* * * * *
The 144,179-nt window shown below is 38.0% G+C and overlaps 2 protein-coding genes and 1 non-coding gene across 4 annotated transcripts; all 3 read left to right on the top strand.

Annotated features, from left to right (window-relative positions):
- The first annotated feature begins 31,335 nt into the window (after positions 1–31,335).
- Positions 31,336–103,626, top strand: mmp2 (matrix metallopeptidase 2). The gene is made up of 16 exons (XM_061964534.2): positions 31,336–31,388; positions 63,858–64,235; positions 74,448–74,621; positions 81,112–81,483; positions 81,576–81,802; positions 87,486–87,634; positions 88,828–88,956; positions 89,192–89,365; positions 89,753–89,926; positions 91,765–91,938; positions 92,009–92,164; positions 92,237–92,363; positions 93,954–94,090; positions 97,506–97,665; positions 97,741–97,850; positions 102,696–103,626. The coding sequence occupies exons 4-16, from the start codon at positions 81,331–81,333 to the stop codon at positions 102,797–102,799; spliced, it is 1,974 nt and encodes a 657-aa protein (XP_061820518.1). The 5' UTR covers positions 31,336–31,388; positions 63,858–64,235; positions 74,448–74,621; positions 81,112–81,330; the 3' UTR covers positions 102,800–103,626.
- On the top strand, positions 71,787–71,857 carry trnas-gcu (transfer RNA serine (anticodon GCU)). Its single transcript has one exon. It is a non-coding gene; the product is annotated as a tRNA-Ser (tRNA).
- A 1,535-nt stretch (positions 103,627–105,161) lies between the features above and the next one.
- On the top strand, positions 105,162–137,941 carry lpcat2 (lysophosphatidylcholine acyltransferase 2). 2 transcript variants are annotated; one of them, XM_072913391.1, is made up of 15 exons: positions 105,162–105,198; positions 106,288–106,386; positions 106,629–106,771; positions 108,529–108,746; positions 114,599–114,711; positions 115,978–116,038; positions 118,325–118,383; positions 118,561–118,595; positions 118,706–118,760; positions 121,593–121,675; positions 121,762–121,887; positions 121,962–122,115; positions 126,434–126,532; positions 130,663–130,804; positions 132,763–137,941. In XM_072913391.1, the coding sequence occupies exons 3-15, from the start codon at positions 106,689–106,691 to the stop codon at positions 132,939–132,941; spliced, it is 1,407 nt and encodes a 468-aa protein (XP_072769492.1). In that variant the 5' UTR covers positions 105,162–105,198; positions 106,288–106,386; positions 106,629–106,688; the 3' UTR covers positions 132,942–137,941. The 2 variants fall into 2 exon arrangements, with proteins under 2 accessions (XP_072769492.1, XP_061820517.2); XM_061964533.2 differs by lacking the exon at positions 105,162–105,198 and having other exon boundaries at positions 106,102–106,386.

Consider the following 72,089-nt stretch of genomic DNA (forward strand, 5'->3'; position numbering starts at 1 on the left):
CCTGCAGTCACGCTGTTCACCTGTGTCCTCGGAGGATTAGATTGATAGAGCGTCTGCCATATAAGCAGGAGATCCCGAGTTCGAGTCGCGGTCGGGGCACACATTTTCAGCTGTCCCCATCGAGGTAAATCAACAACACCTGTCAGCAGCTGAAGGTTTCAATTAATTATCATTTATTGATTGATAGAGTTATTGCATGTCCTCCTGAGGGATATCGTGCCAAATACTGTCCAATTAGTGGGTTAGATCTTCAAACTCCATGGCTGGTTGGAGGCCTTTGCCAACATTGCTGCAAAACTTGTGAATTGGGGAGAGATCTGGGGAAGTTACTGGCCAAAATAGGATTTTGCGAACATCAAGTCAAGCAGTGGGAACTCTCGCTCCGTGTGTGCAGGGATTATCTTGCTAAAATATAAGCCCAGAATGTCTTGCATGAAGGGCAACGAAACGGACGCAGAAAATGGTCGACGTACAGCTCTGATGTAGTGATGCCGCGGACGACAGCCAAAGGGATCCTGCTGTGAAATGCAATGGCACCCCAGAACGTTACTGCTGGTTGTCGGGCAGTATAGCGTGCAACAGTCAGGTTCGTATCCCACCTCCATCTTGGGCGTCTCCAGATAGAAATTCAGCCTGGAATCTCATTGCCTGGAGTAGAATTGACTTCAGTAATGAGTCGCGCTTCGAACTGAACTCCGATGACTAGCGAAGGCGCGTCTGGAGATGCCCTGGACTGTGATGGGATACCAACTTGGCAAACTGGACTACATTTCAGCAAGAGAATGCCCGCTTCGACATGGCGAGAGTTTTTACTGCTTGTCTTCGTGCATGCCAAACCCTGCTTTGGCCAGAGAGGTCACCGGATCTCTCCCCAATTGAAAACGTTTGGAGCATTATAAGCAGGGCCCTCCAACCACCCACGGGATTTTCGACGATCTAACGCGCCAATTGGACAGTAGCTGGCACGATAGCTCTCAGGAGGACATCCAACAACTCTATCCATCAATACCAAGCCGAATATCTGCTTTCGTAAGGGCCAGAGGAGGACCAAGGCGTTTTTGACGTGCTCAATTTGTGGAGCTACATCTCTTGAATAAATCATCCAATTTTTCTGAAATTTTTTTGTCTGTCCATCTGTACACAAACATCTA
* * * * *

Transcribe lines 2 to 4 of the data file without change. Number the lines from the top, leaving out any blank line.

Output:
Annotated features, from left to right (window-relative positions):
- The first annotated feature begins 31,335 nt into the window (after positions 1–31,335).
- Positions 31,336–103,626, top strand: mmp2 (matrix metallopeptidase 2). The gene is made up of 16 exons (XM_061964534.2): positions 31,336–31,388; positions 63,858–64,235; positions 74,448–74,621; positions 81,112–81,483; positions 81,576–81,802; positions 87,486–87,634; positions 88,828–88,956; positions 89,192–89,365; positions 89,753–89,926; positions 91,765–91,938; positions 92,009–92,164; positions 92,237–92,363; positions 93,954–94,090; positions 97,506–97,665; positions 97,741–97,850; positions 102,696–103,626. The coding sequence occupies exons 4-16, from the start codon at positions 81,331–81,333 to the stop codon at positions 102,797–102,799; spliced, it is 1,974 nt and encodes a 657-aa protein (XP_061820518.1). The 5' UTR covers positions 31,336–31,388; positions 63,858–64,235; positions 74,448–74,621; positions 81,112–81,330; the 3' UTR covers positions 102,800–103,626.